Recently there was a brief article in the Orange County Catholic, titled “Supporting Diversity and Inclusion Means Teaching Kids about Those with Disabilities,” by Cathi Douglas. While Douglas’s article focuses on children, congregation members of all ages would benefit from conversations on diversity and disabilities in the church—not only are they better able to love and welcome every member of the Body of Christ (not just those who are able to sit still), but they’re reminded of their own frailty and dependence on the Lord.
There is a need in churches for disability ministry for neurodiverse people and a lack of resources available for many congregations, the greatest of which is the absence of volunteers. It’s not that people are unwilling to welcome individuals with cognitive disabilities, but that they don’t know how to say, “Please, bring your family members with special needs to disrupt our services. We don’t mind.” As someone who has a sister with autism, I’ve learned that the secret of inclusion is simply saying hi. When a congregation comes to know a person in the neurodiverse spectrum, the constant movement, occasional groaning, and potential outbursts become just another part of human involvement in the service. Congregations generally don’t mind much when an infant or child bursts out screaming—why should a person with special needs get attention from a distracted congregation? Perhaps one reason these disruptions make people uncomfortable is because they’re unaccustomed to them. When we build relationships with people who have special needs, these eccentricities blend into the coughing, muttering, and inevitable movement and noise of the social environment.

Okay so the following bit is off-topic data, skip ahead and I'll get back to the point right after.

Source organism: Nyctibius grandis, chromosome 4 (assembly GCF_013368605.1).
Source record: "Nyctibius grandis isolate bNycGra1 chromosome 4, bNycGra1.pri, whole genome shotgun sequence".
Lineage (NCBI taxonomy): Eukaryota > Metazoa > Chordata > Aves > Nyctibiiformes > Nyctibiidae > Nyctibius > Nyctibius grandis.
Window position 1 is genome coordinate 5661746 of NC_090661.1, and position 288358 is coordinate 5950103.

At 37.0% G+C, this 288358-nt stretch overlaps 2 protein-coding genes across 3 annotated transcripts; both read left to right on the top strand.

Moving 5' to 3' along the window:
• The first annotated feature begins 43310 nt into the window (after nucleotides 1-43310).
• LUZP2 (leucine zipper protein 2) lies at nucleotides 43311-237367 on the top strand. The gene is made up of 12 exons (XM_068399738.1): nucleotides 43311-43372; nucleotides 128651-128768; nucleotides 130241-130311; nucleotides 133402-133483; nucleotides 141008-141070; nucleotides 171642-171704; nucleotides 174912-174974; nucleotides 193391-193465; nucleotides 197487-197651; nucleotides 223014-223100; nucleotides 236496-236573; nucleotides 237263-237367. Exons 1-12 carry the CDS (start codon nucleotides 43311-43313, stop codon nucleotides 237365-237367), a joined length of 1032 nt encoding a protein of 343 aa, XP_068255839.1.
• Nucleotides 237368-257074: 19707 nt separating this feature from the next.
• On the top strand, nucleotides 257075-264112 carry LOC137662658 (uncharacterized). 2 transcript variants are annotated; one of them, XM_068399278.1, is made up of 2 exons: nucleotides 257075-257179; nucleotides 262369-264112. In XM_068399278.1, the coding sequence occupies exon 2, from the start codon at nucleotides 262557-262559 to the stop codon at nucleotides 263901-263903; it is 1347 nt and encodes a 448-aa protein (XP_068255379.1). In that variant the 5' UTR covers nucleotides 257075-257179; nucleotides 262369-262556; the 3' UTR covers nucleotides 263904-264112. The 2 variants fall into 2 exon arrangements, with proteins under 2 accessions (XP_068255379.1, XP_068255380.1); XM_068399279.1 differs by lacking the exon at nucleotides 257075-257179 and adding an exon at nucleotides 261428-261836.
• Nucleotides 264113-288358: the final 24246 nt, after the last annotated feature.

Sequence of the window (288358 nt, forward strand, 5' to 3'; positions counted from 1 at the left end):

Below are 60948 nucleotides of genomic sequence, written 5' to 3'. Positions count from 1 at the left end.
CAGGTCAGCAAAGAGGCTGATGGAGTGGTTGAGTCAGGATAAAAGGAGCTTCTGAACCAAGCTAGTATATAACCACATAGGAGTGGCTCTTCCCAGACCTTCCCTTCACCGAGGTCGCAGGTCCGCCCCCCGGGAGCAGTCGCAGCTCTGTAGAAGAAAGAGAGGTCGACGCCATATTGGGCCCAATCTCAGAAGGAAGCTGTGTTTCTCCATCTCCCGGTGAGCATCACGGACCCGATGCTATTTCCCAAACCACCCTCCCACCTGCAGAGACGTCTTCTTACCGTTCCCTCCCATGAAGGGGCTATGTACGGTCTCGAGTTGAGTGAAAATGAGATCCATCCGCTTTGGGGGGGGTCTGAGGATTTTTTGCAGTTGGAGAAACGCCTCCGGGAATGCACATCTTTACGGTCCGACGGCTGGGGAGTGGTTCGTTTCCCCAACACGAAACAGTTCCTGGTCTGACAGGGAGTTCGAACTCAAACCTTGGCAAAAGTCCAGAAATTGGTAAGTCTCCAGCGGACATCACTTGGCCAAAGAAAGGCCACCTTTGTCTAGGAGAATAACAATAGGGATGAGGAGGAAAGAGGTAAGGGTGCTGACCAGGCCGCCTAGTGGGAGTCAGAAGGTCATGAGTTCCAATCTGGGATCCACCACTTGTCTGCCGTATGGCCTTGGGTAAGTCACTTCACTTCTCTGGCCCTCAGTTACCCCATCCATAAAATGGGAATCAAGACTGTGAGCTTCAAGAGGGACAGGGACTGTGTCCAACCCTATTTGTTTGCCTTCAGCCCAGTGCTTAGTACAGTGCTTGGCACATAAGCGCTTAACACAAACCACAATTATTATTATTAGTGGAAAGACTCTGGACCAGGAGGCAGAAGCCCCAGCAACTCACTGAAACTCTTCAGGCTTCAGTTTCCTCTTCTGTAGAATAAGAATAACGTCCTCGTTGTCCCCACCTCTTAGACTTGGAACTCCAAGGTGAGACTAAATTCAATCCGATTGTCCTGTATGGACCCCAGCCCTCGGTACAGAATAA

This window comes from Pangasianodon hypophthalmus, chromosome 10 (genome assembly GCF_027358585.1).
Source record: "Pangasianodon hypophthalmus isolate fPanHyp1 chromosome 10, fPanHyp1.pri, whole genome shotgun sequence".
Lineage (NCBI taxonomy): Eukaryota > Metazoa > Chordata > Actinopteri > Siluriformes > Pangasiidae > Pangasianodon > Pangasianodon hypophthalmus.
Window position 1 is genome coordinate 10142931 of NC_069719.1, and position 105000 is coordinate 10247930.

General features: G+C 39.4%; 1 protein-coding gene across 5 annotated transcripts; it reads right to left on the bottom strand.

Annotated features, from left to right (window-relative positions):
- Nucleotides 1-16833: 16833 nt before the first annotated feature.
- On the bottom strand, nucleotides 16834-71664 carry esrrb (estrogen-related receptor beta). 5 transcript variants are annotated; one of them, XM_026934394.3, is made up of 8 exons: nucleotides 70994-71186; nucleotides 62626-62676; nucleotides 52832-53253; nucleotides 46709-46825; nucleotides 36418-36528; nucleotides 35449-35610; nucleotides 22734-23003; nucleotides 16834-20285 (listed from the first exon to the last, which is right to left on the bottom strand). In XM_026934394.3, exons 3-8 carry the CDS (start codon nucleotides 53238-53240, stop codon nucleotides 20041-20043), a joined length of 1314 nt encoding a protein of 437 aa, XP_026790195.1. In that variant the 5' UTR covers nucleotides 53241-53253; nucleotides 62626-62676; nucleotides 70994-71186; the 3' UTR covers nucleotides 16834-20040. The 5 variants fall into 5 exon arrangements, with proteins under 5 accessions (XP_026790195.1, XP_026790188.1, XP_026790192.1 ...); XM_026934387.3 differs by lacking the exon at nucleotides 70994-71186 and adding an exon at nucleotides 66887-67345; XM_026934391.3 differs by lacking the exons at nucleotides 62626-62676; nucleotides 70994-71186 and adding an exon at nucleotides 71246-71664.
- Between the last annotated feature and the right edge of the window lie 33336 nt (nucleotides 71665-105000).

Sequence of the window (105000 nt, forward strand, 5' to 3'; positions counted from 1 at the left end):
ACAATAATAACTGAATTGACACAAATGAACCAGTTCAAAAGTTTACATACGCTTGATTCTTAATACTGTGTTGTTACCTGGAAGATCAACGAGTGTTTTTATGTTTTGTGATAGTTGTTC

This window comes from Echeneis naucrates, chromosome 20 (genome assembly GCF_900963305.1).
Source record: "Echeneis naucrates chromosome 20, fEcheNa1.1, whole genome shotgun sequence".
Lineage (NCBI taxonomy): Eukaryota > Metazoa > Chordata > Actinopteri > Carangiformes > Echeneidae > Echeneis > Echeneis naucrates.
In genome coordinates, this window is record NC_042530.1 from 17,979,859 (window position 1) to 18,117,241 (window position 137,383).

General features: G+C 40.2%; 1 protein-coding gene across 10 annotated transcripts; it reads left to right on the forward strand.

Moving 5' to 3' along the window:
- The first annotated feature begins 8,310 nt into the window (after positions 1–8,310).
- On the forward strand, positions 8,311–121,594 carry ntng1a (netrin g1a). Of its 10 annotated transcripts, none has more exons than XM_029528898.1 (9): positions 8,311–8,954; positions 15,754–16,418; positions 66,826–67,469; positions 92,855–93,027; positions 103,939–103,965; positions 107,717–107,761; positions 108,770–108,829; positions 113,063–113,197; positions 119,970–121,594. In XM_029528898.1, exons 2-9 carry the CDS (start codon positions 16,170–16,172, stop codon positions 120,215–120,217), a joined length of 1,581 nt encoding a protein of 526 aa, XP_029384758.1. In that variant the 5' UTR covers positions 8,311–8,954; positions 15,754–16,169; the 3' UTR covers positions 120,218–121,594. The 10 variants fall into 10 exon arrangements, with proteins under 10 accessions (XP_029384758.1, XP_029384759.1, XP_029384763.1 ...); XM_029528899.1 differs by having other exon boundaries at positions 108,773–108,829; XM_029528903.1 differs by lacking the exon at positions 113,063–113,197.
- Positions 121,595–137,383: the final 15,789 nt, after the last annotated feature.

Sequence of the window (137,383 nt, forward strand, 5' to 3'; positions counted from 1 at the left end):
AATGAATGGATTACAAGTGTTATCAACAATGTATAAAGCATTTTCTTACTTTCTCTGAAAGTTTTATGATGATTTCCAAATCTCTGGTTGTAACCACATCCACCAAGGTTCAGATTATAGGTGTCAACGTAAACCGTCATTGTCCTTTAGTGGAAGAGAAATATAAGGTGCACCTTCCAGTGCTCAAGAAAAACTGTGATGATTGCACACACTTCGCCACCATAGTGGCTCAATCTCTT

Neurodiverse people are baptized children of God and ought to be offered the chance to partake in the same gifts as you and I. Inclusion is their birthright. Our God loves the meek. Recently I saw a church marquee that said, “God can’t use you if you don’t walk.” Obviously, this was a challenge to the indifferent Christian, but I still wonder, from their perspective, who can walk, and what ‘walking’ means. Neurodiverse people love the Lord and his people in ways that tend to outperform the crippling cynicism of neurotypical people. The Apostle Paul describes in 1 Corinthians how the message of Christ crucified is foolishness to our understanding (1:18-20). God chose the foolish things of the world to shame the wise and the weak things to shame the strong (1:27). He chose the lowly things and the despised things and made us one body with many parts (1:28; 12:12-26). Yet, we forget to consider the infant, the shut-in, and the otherwise needy person as equal parts of the same body as the rest of us. Neurodiverse people were baptized by the same spirit into the one body (12:13). Although they may appear weaker in our foolishness, they are indispensable and possess unique gifts (12:22). Just like you and I, people with disabilities have a vocation.
In the Heidelberg Disputation, Martin Luther suggests theses that would pave the way for a theology of disability. That same theological perspective—a theology of the cross which emphasizes Christ’s work over human ability—should inform how we view the place of neurodiverse people in the church and inspire a priority for inclusion. Although no one intends to exclude people with disabilities, we excommunicate them by not welcoming them to worship alongside us.
There is a greater need to educate congregations and communities on how to love and interact with a neurodiverse community so that we can worship together. This isn’t anyone’s fault in particular; many people have just never been exposed to people with cognitive disabilities. Congregations do their best to serve the elderly and the physically handicapped because these communities are more familiar and tend to require fewer awkward conversation. Families of people with special needs are used to awkward conversations (trust me, I’ve had more than my share, and most of them are from my sister with autism). People fear serving individuals with special needs simply because it is difficult to identify what the need is and how they can help. They are afraid of saying or doing the wrong thing and accidentally causing offense. Once conversations happen, action can be taken for inclusion.